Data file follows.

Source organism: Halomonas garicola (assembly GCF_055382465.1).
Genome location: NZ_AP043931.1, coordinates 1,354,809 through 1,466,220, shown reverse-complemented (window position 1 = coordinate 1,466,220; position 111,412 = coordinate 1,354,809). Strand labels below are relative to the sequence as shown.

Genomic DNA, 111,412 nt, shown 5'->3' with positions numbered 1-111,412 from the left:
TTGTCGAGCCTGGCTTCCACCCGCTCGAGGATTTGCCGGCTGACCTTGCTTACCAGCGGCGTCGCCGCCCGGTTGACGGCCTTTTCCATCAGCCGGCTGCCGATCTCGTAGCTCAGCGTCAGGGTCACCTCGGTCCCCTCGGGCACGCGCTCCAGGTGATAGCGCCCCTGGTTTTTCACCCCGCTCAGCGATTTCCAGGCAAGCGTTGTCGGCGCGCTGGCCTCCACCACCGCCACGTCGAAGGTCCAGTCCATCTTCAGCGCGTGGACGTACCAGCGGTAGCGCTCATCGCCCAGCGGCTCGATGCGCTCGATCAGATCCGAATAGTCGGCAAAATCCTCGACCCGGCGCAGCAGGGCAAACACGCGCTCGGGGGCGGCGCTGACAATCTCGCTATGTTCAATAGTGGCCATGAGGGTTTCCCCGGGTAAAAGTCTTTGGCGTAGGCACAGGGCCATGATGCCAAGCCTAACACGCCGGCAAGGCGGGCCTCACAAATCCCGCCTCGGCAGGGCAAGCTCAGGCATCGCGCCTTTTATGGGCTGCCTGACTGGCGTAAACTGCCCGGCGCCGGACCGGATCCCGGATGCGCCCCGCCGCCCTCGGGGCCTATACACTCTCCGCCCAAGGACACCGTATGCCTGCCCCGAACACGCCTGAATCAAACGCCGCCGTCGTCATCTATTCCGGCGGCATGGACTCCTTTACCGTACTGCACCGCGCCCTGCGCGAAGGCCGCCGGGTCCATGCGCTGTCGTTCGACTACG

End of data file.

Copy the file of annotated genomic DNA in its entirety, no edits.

Source organism: Halomonas garicola (assembly GCF_055382465.1).
Genome location: NZ_AP043931.1, coordinates 1,354,809 through 1,466,220, shown reverse-complemented (window position 1 = coordinate 1,466,220; position 111,412 = coordinate 1,354,809). Strand labels below are relative to the sequence as shown.

Genomic DNA, 111,412 nt, shown 5'->3' with positions numbered 1-111,412 from the left:
TTGTCGAGCCTGGCTTCCACCCGCTCGAGGATTTGCCGGCTGACCTTGCTTACCAGCGGCGTCGCCGCCCGGTTGACGGCCTTTTCCATCAGCCGGCTGCCGATCTCGTAGCTCAGCGTCAGGGTCACCTCGGTCCCCTCGGGCACGCGCTCCAGGTGATAGCGCCCCTGGTTTTTCACCCCGCTCAGCGATTTCCAGGCAAGCGTTGTCGGCGCGCTGGCCTCCACCACCGCCACGTCGAAGGTCCAGTCCATCTTCAGCGCGTGGACGTACCAGCGGTAGCGCTCATCGCCCAGCGGCTCGATGCGCTCGATCAGATCCGAATAGTCGGCAAAATCCTCGACCCGGCGCAGCAGGGCAAACACGCGCTCGGGGGCGGCGCTGACAATCTCGCTATGTTCAATAGTGGCCATGAGGGTTTCCCCGGGTAAAAGTCTTTGGCGTAGGCACAGGGCCATGATGCCAAGCCTAACACGCCGGCAAGGCGGGCCTCACAAATCCCGCCTCGGCAGGGCAAGCTCAGGCATCGCGCCTTTTATGGGCTGCCTGACTGGCGTAAACTGCCCGGCGCCGGACCGGATCCCGGATGCGCCCCGCCGCCCTCGGGGCCTATACACTCTCCGCCCAAGGACACCGTATGCCTGCCCCGAACACGCCTGAATCAAACGCCGCCGTCGTCATCTATTCCGGCGGCATGGACTCCTTTACCGTACTGCACCGCGCCCTGCGCGAAGGCCGCCGGGTCCATGCGCTGTCGTTCGACTACG